Boaty McBoatface didn’t totally lose the vote as onboard submarine proves the power of the internet!

RRS Sir David Attenborough Boaty McBoatface

The vote to name the super-high-tech polar exploration ship Boaty McBoatface was only the second most divisive of 2016.

Who can forget the name Boaty McBoatface?

In 2016, it became a viral sensation when the general public was asked for suggestions in naming a new £150 million polar exploration ship. 

It was the clear winner in the vote to name the under-construction polar exploration vessel but, for obvious reasons, was ditched in favour of a more fitting name.

However, the name Boaty McBoatface still lives on today, proving the power of the internet.

RRS Sir David Attenborough Boaty McBoatface

What's in a name: The origins of Boaty McBoatface

When the name Boaty McBoatface emerged as the top contender in the vote to name the ultra-high-tech polar research vessel, it came as a surprise to absolutely no one and is arguably the perfect example of self-deprecating British humour.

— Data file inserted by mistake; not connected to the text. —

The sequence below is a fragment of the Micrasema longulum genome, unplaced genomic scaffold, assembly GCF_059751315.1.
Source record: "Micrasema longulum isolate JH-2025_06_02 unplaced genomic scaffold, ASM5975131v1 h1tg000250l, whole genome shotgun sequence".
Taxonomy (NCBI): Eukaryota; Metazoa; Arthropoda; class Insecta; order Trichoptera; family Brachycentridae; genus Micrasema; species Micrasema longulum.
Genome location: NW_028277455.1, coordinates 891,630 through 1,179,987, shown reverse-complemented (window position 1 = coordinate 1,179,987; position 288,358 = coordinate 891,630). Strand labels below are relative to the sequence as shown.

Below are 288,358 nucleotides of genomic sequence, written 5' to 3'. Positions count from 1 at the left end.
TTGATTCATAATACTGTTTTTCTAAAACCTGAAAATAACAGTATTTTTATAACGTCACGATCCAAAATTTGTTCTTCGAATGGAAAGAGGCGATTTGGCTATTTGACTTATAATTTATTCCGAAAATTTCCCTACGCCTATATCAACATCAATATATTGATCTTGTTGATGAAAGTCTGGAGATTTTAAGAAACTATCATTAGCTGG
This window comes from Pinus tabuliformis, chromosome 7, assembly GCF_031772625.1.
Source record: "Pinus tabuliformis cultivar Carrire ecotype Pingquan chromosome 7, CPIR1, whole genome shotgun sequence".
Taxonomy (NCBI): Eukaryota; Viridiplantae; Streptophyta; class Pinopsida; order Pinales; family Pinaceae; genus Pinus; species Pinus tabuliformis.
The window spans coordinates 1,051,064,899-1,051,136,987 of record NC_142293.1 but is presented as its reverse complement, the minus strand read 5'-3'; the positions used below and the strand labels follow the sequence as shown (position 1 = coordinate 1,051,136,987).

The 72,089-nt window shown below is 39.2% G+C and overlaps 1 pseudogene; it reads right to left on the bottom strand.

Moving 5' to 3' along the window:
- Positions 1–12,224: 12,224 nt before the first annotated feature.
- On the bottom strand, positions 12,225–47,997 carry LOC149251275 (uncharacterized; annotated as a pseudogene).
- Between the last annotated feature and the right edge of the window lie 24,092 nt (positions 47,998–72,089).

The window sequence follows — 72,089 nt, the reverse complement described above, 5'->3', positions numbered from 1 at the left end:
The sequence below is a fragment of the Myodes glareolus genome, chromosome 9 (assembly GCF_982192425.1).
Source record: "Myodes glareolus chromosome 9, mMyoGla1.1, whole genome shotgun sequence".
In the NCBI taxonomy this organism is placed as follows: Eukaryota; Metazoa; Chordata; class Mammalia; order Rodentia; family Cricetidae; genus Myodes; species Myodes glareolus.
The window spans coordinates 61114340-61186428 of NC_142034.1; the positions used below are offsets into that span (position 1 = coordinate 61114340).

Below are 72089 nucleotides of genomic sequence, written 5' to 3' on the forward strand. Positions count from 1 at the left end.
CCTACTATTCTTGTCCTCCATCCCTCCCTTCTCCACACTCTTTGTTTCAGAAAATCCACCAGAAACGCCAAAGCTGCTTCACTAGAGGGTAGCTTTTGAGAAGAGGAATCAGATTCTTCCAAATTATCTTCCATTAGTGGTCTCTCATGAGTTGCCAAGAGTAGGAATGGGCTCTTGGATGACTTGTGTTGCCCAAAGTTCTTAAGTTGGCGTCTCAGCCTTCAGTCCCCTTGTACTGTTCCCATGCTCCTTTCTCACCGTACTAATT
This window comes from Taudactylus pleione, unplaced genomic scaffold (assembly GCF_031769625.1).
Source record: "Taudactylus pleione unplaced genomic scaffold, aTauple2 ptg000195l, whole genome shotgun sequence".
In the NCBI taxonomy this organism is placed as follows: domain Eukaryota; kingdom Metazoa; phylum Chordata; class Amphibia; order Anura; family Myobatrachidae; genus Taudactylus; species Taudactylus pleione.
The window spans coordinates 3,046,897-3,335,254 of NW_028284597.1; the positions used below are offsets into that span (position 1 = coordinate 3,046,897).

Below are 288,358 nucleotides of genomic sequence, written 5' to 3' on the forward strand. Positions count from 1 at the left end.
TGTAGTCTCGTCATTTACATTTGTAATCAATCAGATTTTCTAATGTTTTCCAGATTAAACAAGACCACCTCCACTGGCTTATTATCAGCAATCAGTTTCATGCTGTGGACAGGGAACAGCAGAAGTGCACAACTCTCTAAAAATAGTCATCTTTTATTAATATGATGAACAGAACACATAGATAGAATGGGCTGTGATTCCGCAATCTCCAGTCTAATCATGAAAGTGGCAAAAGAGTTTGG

The vote, which took place in 2016, was eventually ignored by ministers who felt a more fitting name was required than Boaty McBoatface for the most advanced polar exploration vessel ever made and decided on a different name.

The eventual name

Of course, the ship was never actually going to be called Boaty McBoatface. 

However, not all is lost for those who voted for the name back in 2016 as the Boaty McBoatface name lives on.

While the polar exploration ship itself has, of course, taken on the name of the RRS Sir David Attenborough, one of the autonomous submarines onboard the £150 million ship has been named Boaty McBoatface, keeping alive one of the defining moments in internet history.  

Naturalist Sir David Attenborough addresses the audience during the keel-laying ceremony of the new polar research ship for Britain, RRS Sir David Attenborough, which is named after him,...

What is the ship designed to do and when is it launching?

The RRS Sir David Attenborough is currently still under construction in Merseyside but once it's finally completed it is set to explore the polar regions to give scientists a better understanding of climate change and the melting ice caps. 

While the bulk of the ship is now complete, the interior fittings are yet to be installed, at the time of writing, and the ship is scheduled for its first foray into the water in March 2020 for some test runs before it is officially launched in October 2020.

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